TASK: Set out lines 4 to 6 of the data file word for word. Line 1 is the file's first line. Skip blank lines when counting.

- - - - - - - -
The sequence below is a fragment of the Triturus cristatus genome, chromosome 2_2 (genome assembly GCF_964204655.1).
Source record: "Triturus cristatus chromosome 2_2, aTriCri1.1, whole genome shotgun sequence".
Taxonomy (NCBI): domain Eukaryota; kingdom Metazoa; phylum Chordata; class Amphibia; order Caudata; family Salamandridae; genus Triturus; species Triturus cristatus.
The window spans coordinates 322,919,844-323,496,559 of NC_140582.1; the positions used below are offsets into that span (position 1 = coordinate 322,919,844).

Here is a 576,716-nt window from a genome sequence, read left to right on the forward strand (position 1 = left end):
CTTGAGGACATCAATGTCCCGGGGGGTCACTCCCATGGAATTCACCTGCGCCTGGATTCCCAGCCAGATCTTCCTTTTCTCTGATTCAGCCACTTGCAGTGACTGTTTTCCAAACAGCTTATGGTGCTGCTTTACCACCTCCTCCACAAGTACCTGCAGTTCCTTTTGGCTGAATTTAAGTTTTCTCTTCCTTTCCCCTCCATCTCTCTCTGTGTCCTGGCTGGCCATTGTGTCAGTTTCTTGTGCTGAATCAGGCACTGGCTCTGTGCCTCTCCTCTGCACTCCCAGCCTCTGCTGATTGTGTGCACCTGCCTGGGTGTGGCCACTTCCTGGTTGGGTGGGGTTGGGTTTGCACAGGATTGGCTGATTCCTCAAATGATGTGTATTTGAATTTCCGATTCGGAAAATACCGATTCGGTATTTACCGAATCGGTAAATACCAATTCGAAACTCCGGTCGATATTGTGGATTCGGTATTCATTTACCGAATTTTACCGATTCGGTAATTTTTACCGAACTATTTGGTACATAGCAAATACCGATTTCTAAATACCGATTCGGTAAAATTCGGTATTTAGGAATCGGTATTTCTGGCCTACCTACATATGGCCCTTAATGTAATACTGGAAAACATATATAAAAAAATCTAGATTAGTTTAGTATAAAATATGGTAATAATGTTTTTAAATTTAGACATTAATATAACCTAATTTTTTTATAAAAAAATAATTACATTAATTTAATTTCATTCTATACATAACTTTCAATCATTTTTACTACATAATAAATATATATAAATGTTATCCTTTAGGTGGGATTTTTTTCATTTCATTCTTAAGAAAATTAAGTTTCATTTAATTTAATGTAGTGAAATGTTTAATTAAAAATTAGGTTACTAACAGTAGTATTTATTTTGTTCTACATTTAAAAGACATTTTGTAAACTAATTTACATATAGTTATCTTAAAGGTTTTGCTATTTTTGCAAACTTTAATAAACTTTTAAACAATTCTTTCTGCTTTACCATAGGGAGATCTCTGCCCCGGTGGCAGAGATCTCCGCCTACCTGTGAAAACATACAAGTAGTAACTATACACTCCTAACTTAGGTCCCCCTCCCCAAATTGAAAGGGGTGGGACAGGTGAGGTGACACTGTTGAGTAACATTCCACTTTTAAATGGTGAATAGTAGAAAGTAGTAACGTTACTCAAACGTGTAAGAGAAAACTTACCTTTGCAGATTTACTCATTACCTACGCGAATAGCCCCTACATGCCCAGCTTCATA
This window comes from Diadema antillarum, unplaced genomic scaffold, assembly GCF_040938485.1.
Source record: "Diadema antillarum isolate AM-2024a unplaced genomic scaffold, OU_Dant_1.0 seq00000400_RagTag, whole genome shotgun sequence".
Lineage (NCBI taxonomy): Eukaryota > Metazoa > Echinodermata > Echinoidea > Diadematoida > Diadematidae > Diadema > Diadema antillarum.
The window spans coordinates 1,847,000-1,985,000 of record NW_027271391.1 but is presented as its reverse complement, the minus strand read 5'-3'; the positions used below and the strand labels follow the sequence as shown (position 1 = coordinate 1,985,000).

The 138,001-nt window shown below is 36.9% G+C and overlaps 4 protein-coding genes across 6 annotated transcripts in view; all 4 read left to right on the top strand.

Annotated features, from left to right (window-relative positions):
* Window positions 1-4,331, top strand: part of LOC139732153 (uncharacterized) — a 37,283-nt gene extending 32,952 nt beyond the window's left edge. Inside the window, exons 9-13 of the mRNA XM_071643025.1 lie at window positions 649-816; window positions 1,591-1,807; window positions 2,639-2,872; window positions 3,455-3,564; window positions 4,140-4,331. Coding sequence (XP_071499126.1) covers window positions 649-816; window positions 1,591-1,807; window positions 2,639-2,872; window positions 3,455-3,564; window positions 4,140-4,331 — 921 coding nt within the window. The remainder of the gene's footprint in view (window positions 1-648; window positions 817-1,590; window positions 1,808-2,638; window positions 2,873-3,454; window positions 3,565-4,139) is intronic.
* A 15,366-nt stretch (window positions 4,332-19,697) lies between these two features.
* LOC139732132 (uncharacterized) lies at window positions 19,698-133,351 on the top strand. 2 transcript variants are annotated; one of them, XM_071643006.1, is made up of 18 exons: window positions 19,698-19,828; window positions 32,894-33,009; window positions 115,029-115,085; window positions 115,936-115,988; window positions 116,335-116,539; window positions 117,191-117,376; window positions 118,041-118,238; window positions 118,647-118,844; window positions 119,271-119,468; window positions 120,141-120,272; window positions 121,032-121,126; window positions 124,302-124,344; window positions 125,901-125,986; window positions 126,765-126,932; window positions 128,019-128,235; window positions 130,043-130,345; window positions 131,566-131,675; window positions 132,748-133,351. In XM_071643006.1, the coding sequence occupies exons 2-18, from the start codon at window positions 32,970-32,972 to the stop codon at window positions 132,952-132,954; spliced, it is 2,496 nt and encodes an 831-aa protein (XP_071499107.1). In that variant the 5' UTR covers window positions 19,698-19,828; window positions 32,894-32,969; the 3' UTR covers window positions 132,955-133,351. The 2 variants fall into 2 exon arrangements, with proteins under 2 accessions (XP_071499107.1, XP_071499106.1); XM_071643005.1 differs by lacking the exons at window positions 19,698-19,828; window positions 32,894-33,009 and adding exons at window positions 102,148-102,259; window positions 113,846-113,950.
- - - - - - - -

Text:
The window spans coordinates 322,919,844-323,496,559 of NC_140582.1; the positions used below are offsets into that span (position 1 = coordinate 322,919,844).

Here is a 576,716-nt window from a genome sequence, read left to right on the forward strand (position 1 = left end):
CTTGAGGACATCAATGTCCCGGGGGGTCACTCCCATGGAATTCACCTGCGCCTGGATTCCCAGCCAGATCTTCCTTTTCTCTGATTCAGCCACTTGCAGTGACTGTTTTCCAAACAGCTTATGGTGCTGCTTTACCACCTCCTCCACAAGTACCTGCAGTTCCTTTTGGCTGAATTTAAGTTTTCTCTTCCTTTCCCCTCCATCTCTCTCTGTGTCCTGGCTGGCCATTGTGTCAGTTTCTTGTGCTGAATCAGGCACTGGCTCTGTGCCTCTCCTCTGCACTCCCAGCCTCTGCTGATTGTGTGCACCTGCCTGGGTGTGGCCACTTCCTGGTTGGGTGGGGTTGGGTTTGCACAGGATTGGCTGATTCCTCAAATGATGTGTATTTGAATTTCCGATTCGGAAAATACCGATTCGGTATTTACCGAATCGGTAAATACCAATTCGAAACTCCGGTCGATATTGTGGATTCGGTATTCATTTACCGAATTTTACCGATTCGGTAATTTTTACCGAACTATTTGGTACATAGCAAATACCGATTTCTAAATACCGATTCGGTAAAATTCGGTATTTAGGAATCGGTATTTCTGGCCTACCTACATATGGCCCTTAATGTAATACTGGAAAACATATATAAAAAAATCTAGATTAGTTTAGTATAAAATATGGTAATAATGTTTTTAAATTTAGACATTAATATAACCTAATTTTTTTATAAAAAAATAATTACATTAATTTAATTTCATTCTATACATAACTTTCAATCATTTTTACTACATAATAAATATATATAAATGTTATCCTTTAGGTGGGATTTTTTTCATTTCATTCTTAAGAAAATTAAGTTTCATTTAATTTAATGTAGTGAAATGTTTAATTAAAAATTAGGTTACTAACAGTAGTATTTATTTTGTTCTACATTTAAAAGACATTTTGTAAACTAATTTACATATAGTTATCTTAAAGGTTTTGCTATTTTTGCAAACTTTAATAAACTTTTAAACAATTCTTTCTGCTTTACCATAGGGAGATCTCTGCCCCGGTGGCAGAGATCTCCGCCTACCTGTGAAAACATACAAGTAGTAACTATACACTCCTAACTTAGGTCCCCCTCCCCAAATTGAAAGGGGTGGGACAGGTGAGGTGACACTGTTGAGTAACATTCCACTTTTAAATGGTGAATAGTAGAAAGTAGTAACGTTACTCAAACGTGTAAGAGAAAACTTACCTTTGCAGATTTACTCATTACCTACGCGAATAGCCCCTACATGCCCAGCTTCATA